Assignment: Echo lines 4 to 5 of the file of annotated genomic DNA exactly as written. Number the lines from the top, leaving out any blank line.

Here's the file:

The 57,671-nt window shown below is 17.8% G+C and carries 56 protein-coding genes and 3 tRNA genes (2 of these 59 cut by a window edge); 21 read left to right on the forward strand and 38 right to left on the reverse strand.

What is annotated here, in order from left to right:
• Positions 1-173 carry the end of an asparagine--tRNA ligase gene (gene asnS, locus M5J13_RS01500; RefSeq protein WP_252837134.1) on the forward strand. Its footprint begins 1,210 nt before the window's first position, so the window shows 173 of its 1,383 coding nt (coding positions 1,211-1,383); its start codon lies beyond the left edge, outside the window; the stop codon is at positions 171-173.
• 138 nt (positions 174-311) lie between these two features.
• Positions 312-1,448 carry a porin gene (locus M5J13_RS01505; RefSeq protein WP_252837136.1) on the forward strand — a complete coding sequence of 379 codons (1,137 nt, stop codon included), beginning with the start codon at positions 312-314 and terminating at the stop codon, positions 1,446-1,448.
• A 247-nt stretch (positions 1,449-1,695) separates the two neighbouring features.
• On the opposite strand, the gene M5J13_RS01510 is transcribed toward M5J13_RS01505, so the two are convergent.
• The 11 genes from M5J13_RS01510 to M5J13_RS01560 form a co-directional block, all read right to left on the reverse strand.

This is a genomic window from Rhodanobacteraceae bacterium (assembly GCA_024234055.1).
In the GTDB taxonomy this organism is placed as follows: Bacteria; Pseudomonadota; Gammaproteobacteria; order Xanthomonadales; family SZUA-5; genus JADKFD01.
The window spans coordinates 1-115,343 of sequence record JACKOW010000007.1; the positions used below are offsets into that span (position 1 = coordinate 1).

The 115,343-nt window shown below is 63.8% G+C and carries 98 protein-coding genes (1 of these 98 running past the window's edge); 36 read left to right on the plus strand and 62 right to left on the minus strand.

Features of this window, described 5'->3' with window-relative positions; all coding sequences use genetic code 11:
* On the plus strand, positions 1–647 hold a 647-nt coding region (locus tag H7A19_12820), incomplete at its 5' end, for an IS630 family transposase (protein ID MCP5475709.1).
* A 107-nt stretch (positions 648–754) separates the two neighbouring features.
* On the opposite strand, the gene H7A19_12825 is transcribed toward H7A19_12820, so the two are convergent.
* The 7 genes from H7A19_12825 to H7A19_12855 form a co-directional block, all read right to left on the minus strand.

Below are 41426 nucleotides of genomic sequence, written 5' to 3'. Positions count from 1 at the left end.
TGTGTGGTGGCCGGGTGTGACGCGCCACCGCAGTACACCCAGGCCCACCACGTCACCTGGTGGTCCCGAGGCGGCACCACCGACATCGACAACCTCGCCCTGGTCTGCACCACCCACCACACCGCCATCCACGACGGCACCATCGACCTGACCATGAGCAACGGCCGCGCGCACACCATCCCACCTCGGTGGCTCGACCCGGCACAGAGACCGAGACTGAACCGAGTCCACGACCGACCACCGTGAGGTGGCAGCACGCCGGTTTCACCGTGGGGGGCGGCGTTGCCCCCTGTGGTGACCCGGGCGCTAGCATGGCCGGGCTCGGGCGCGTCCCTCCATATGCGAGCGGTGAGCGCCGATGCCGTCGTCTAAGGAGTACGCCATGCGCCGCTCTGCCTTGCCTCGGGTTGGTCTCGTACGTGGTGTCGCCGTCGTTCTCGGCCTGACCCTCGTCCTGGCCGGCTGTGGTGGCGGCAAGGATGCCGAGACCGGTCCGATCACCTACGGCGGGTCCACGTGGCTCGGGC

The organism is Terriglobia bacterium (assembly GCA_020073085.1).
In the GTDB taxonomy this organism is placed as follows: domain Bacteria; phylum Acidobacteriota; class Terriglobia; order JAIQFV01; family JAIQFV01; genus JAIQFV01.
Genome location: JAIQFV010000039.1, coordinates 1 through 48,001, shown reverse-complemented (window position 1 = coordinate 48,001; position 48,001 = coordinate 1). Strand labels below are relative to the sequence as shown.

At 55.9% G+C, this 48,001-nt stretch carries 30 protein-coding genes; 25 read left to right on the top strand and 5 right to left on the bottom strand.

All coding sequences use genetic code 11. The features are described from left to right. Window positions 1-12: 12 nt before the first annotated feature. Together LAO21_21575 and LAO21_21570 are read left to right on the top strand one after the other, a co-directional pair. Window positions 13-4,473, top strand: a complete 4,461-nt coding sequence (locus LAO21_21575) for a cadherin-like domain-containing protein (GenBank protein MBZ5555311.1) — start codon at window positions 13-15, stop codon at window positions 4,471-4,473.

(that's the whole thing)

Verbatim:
• 138 nt (positions 174-311) lie between these two features.
• Positions 312-1,448 carry a porin gene (locus M5J13_RS01505; RefSeq protein WP_252837136.1) on the forward strand — a complete coding sequence of 379 codons (1,137 nt, stop codon included), beginning with the start codon at positions 312-314 and terminating at the stop codon, positions 1,446-1,448.